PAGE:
A large, controversial development proposal will return to the Argyle Planning & Zoning Commission next month, after the developer makes several changes to its plan.
The Lochlan of Argyle proposal — a master-planned community with nearly 700 homes and 20 commercial buildings on 333 acres on the northeast corner of FM 407 and I-35W — went before the commission at Tuesday night’s meeting and was greeted with vocal opposition from dozens of residents.
“I’m feeling overwhelmed by the current developments taking place and the changes going on,” said Jennifer DiVecchia, who lives just south of FM 407. “I feel like my finger’s on a hole of a very leaky boat that is sinking fast in the feeding frenzy of what has become my town.”
Currently, the southwest portion of the land is zoned for commercial use, with the remainder agricultural. Under the town’s comprehensive plan for future land use, most of the property is intended to be an 80/20-mix of residential and commercial space; with rural space in the northeast corner and other residential zoning in the southeast corner.
Terra Manna used that as a blueprint for Lochlan of Argyle, said Matt Jones, the interim town manager, adding that it mostly meets the comp plan.
Much of the development is dedicated to the nearly 700 residential lots — some small patio homes, others much larger — with ponds, parks and fields throughout. There are also 20 proposed commercial buildings along the south and west sides of the map.
Many residents strongly oppose the development for two main reasons; the first is that it doesn’t fit in with Argyle’s rural culture. More than 100 residents attended the June 19 PACE (Program for Argyle Community Engagement) meeting held at Town Hall by Terra Manna.
“If this is what Argyle is going to look like in the future, the comp plan needs to change,” said resident Paul Kula, adding that the proposed plan looks like Lantana and Country Lakes.”This is a rural, charming community. I implore you to keep it that way … it’s not what Argyle is all about.”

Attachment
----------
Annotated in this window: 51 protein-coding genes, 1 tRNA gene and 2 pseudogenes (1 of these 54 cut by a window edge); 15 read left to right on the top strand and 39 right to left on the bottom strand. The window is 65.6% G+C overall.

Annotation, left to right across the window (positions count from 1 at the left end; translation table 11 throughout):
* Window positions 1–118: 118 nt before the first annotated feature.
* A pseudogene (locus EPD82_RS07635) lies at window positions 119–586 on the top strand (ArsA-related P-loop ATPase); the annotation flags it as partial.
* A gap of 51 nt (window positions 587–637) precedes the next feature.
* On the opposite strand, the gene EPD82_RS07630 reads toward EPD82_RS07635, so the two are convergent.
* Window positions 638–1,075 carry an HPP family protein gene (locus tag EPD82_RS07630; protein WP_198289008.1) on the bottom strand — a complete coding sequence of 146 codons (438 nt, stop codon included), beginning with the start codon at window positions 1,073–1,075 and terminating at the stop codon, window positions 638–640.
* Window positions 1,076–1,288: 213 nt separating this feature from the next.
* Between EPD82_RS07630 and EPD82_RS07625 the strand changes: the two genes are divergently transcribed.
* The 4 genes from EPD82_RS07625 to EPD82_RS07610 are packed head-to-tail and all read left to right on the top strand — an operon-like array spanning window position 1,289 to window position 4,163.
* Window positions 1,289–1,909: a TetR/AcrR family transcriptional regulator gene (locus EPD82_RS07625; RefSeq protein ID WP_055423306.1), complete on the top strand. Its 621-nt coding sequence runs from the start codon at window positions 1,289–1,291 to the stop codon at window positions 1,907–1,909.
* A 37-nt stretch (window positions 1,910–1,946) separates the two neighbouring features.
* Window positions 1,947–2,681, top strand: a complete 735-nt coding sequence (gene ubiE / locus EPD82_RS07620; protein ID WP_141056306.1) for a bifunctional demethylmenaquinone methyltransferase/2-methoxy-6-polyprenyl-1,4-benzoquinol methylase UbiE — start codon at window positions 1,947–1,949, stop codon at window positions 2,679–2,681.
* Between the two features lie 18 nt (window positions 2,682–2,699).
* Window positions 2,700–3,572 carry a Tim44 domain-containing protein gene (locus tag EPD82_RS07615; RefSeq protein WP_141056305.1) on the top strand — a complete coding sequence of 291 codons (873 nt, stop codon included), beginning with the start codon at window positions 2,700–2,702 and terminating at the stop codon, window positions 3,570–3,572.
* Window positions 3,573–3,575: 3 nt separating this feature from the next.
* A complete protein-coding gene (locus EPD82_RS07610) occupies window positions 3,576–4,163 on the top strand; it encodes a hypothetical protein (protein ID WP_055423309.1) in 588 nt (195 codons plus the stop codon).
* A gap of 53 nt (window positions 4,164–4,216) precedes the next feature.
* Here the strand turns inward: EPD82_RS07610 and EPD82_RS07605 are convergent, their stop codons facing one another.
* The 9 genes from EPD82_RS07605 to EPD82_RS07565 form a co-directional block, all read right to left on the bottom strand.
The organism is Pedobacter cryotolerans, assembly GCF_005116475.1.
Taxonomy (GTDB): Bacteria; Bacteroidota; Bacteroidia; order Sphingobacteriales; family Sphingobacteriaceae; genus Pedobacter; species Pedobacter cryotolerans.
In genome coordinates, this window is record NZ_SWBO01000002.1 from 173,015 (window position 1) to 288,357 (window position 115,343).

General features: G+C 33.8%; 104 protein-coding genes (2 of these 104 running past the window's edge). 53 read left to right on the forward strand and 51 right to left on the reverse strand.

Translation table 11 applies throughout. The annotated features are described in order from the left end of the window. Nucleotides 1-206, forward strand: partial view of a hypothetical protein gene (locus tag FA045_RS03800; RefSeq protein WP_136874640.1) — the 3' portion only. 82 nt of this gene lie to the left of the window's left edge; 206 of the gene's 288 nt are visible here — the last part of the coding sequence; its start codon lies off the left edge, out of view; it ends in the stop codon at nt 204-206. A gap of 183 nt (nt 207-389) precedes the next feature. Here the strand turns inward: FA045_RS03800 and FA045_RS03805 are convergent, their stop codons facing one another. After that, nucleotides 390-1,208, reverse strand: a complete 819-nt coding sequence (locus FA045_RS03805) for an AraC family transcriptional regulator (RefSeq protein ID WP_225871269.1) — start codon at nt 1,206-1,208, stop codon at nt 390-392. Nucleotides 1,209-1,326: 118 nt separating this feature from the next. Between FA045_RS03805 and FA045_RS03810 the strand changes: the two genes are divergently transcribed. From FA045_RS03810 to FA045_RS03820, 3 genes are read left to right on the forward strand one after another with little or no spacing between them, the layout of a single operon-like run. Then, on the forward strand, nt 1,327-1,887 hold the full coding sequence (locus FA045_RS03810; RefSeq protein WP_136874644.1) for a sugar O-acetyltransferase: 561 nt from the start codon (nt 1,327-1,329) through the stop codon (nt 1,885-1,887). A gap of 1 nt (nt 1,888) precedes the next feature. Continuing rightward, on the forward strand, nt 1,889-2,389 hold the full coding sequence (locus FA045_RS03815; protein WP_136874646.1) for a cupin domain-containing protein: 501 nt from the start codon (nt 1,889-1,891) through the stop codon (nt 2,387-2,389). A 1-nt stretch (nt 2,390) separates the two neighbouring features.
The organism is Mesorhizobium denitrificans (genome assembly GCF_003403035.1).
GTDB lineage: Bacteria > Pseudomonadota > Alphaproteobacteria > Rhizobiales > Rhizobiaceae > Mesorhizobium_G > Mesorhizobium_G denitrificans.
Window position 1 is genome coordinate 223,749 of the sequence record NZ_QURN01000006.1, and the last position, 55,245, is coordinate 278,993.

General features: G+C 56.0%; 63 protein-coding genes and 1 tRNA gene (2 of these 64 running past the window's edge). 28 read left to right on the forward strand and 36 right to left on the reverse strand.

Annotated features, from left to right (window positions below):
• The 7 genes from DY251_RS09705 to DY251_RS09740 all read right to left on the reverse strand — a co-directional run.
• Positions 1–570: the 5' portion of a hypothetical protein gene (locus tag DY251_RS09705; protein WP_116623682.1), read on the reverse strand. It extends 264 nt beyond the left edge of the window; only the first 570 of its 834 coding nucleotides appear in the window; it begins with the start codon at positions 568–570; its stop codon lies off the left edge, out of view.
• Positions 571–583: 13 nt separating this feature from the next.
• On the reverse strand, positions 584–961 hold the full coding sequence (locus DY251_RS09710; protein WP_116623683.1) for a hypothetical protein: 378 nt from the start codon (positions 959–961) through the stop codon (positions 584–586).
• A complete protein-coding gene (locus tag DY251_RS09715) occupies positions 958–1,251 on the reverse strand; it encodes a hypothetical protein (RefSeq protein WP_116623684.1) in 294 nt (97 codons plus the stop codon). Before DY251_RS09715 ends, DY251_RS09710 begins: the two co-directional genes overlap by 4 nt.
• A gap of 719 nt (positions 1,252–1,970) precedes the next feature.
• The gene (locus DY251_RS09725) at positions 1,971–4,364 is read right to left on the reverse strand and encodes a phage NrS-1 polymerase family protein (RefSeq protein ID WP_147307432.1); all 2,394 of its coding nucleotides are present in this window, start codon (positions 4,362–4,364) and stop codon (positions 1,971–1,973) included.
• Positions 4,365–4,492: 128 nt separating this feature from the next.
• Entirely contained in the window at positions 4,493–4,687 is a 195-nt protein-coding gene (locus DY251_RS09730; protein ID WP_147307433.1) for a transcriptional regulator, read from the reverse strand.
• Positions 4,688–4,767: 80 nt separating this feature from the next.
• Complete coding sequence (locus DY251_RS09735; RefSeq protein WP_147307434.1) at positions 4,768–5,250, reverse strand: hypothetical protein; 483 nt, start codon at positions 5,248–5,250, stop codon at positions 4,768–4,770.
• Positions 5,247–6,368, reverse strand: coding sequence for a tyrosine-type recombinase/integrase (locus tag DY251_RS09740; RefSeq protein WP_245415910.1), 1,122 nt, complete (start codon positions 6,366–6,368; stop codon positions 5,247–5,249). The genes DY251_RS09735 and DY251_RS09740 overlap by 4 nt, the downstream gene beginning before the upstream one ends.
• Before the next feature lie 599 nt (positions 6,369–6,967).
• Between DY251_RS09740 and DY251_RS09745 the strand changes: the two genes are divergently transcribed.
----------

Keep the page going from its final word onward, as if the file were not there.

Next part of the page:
The other big concern almost everyone mentioned was the traffic impact it’ll have on FM 407.
“We can barely get out of our street onto 407,” said Jacquelyn Humphrey.
FM 407 is heavily-trafficked during the morning and afternoon rush hours; and, traffic backs up for miles when a train comes through, closing 407 at Hwy 377. FM 407 is on the county’s list of roads needing to be expanded. It’s expected that in about five years, construction will start to make it into a four-lane highway from the FM 1830 interchange to west of I-35W.
While no residents spoke in favor of the development, the Heath family, who has owned the property since the 1880s, did speak in support.
Commissioners noted several issues with the plan and preparation, including that the transitions (the edges of the property) on the north and east edges of the property will either be adjacent to, or across from, ranch properties. The commissioners agreed they did not want so many small lots right up against those property edges.
They also said the density of the development needs to be lowered and a traffic study needs to be done, plus other changes. The developer said the team is open to finding a plan that works for everyone and will come back with a revised plan at the next P&Z meeting on Sept. 5. The commission tabled the issue until that meeting.